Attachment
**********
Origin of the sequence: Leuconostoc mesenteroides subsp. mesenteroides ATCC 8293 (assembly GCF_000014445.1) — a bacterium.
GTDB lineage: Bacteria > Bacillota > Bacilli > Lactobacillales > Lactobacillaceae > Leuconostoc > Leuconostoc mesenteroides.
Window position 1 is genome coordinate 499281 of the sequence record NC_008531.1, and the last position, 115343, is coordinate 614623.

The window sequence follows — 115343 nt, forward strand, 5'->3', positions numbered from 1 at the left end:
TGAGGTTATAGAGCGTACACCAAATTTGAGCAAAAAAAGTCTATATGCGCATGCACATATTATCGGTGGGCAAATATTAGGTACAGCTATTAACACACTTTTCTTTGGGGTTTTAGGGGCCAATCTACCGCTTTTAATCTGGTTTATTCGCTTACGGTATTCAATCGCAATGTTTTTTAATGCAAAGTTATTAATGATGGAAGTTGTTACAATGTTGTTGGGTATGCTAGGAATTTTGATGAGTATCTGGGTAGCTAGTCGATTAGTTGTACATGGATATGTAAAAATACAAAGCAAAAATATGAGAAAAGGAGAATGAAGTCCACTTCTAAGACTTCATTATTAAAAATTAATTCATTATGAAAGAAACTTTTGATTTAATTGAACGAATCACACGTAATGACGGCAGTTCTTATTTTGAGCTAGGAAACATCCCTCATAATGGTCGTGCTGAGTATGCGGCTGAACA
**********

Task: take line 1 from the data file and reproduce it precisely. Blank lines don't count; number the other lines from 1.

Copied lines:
Origin of the sequence: Leuconostoc mesenteroides subsp. mesenteroides ATCC 8293 (assembly GCF_000014445.1) — a bacterium.